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Copyright and Images

Image Use

Using images differs from using text based resources, because you seldom want to use a portion of the image, the way you do when using short excerpts from text. See the Red River College Fair Dealing policy on using copyright content. Often the whole image, which is considered copying the whole work is shared when using an image. This usage requires permission from the copyright holder, or adhering to the terms of the image license.


Creative Commons Images

Creative Commons images (CC images) are a great choice for images to use for teaching and and instruction, as well as by students creating assignments. These images explicitly outline what the terms of use are for the images in simple plain language.  In most cases using these images requires attribution to the creator (Cite the source), but CC images are generally intended for educational and other non-commercial use in depending on the license even commercial use is permitted on some CC images.

It is of value to familiarize yourself with creative commons license structure so that you ensure you select images have terms of use that will meet your needs for how you intend to use the image. See below.

CC BY   Attribution
Others can copy, distribute, display, preform and remix the work, as long as they credit the creator of work as requested.


CC NC   Non Commercial
Others can copy, distribute, display, preform and remix the work for non commercial purposes only.


CC ND   No Derivative Work
Others can copy, distribute, display, and preform only verbatim copies of the work. No remix is allowed.


CC SA   Share Alike
Others can distribute the work only under an identical license.


Google Image Search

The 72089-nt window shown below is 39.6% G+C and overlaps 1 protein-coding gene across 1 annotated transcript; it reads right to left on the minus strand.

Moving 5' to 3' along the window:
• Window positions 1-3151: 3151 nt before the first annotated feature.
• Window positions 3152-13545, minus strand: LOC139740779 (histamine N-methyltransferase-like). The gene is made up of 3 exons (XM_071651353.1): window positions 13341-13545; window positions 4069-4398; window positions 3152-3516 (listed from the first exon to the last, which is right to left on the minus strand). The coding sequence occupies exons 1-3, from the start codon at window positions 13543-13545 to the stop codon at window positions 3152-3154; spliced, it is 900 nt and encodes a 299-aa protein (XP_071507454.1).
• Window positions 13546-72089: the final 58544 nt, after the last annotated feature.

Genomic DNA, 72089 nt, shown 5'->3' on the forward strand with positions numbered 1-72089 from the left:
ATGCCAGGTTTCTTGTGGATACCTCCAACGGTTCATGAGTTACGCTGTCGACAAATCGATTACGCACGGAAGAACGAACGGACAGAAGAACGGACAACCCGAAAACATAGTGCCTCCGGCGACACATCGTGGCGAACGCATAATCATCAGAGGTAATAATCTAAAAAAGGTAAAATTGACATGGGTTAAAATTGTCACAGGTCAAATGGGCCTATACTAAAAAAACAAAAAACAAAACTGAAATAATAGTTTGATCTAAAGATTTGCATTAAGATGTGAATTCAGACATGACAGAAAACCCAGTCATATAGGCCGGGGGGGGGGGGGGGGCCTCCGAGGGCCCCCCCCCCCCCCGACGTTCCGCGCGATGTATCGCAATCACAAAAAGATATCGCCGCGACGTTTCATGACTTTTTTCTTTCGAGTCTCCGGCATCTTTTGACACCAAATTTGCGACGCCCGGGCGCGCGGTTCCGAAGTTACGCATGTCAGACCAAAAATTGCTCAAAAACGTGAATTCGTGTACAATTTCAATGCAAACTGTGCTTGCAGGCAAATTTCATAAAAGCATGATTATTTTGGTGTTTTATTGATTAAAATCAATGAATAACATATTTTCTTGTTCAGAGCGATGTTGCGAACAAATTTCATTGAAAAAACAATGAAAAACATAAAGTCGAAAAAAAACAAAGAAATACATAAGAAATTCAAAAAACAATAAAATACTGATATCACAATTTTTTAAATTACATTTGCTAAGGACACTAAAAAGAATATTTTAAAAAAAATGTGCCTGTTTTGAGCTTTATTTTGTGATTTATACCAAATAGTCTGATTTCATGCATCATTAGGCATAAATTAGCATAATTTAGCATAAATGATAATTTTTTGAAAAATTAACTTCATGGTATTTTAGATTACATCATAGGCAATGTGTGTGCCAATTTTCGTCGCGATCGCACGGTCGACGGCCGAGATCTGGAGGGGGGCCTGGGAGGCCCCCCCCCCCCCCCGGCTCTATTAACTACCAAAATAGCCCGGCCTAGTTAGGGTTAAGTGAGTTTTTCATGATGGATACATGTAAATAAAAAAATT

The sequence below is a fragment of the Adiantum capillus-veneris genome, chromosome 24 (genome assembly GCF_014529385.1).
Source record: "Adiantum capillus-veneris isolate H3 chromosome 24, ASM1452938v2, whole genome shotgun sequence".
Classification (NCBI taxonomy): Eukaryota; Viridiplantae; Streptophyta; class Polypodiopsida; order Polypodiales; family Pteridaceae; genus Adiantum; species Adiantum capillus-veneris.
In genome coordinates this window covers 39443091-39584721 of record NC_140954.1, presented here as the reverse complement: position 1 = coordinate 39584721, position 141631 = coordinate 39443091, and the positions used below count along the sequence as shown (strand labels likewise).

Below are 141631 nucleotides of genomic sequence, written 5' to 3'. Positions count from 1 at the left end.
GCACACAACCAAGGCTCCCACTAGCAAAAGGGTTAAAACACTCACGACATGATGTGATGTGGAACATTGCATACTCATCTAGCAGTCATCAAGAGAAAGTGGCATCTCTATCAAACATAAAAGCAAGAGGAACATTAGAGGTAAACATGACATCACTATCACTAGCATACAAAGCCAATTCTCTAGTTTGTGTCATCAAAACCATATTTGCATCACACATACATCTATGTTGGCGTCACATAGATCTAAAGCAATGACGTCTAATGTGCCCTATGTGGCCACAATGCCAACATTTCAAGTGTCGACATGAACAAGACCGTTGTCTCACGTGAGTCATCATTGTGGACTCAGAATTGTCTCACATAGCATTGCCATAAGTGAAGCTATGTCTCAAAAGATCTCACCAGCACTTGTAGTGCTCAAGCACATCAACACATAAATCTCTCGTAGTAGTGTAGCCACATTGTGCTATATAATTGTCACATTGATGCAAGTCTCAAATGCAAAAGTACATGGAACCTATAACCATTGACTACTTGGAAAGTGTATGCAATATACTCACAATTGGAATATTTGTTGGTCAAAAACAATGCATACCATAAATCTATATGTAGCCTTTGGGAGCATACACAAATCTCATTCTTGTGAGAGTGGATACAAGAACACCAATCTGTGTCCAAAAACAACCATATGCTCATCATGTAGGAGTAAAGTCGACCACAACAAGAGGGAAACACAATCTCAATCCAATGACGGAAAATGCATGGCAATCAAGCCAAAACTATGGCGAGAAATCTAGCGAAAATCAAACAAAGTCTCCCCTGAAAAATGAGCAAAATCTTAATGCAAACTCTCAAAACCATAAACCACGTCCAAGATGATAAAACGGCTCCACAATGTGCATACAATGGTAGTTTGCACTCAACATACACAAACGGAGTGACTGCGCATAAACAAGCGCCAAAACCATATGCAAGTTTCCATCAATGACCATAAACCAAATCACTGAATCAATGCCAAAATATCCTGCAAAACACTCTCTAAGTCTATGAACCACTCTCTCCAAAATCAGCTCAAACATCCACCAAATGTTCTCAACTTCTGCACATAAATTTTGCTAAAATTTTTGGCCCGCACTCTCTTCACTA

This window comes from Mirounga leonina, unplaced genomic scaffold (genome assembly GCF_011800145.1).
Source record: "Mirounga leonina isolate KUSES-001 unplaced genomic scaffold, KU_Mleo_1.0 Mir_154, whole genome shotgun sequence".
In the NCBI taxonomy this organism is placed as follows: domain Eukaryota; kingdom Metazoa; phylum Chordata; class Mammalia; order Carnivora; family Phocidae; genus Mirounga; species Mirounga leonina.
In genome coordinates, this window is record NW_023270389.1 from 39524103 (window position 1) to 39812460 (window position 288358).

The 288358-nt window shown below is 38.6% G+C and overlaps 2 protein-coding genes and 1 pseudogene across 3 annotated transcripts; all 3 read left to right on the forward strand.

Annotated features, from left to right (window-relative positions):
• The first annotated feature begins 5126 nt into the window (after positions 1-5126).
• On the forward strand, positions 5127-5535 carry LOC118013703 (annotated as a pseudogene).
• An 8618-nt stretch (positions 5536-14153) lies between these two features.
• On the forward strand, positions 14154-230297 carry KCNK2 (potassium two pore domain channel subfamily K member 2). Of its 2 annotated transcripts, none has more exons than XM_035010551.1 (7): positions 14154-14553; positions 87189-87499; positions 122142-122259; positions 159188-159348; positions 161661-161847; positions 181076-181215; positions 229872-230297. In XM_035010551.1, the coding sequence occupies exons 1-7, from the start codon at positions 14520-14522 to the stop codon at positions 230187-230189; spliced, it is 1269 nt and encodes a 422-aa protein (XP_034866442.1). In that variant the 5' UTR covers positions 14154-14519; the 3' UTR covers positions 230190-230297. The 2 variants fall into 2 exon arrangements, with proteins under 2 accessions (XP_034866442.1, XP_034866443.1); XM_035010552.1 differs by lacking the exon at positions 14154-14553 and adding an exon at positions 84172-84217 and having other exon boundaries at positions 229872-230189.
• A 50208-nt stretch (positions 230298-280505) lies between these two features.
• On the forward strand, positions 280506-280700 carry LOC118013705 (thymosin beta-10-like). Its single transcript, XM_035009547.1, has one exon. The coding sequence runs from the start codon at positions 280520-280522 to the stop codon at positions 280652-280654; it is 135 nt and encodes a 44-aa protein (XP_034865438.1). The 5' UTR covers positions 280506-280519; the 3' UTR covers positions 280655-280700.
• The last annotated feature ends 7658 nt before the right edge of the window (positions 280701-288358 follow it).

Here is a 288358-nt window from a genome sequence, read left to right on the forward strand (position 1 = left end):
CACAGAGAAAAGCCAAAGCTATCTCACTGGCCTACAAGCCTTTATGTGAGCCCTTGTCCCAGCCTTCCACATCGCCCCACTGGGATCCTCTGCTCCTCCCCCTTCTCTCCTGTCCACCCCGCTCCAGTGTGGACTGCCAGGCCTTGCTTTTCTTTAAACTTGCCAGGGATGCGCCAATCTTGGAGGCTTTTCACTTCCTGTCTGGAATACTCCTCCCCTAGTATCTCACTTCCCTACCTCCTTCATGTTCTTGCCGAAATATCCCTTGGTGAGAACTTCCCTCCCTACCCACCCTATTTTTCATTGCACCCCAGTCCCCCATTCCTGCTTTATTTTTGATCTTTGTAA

The most common way images are found on the internet is by using Google image search. Most of these images are protected by copyright. If you wish to determine if you can use an image  there are several options available to check licenses, terms and conditions of use, or secure permissions for image found through Google. You may use any of the following three options to ensure your image use is copyright compliant.


Filter your Google image search by Usage Rights

1. Using Google search for the image you want to find as you normally would, then select the Images or use Google Image Search directly.

2  Once you see your image search results, click on “Tools” to expand the filter menu.

3. Under “Usage Rights,” you'll find the option to sort images by their license "Creative Commons" or "Commercial and other licenses" both of these options will produce image search results that will work for teaching and instruction but in some cases you may be required to attribute the creator or source of the image (cite the source) . If you are using an image in a situation where you may profit from the use you may wish to strictly filter to "Commercial and other licenses"


Check the terms and conditions

1. Click on the image you wist to use to navigate to the website on which the image is from.

2. Review the site terms and conditions to determine if the website permits the use of their images. If your use is permitted you may use the image.


Ask for permission

1. Click on the image you wist to use to navigate to the website which the image is from.

2. Click on the "Contact Us" or "Contact Information" on the website.

3. Contact the individuals, corporation or business responsible for the site and request permission to use the image.

4. Keep all written permission documents for your records.


Royalty Free Images

Royalty Free is a type of license that once obtained the use that image is perpetual without having to renew the license. You can buy Royalty free licenses for images from stock image sites, or you can find images that are already licensed as Royalty Free and are open to use without restrictions.If you purchase a license for an image be sure to keep a copy of the terms for your records.


Public Domain / Copyright Free Images

The term “public domain” refers to materials (not specifically images but inclusive of images) that are not protected by intellectual property laws such as copyright, trademark, or patent laws. Those rights may have expired, been forfeited, expressly waived. The public owns these works, not an individual author or artist. Anyone can use a public domain work without obtaining permission, but no one can ever own it. In Canada a image will fall automatically into the public domain 50 years after the death of the image creator at the point copyright expires.


Image Resources

Now that you have reviewed how you can use images while respecting copyright and some of the terms and licenses that are common in using images, here is a small list of image databases and collections to get you started:

Creative Commons

Creative Commons Search

Wikimedia Commons

Royalty Free




Public Domain

The British Library Flickr

The Public Domain Review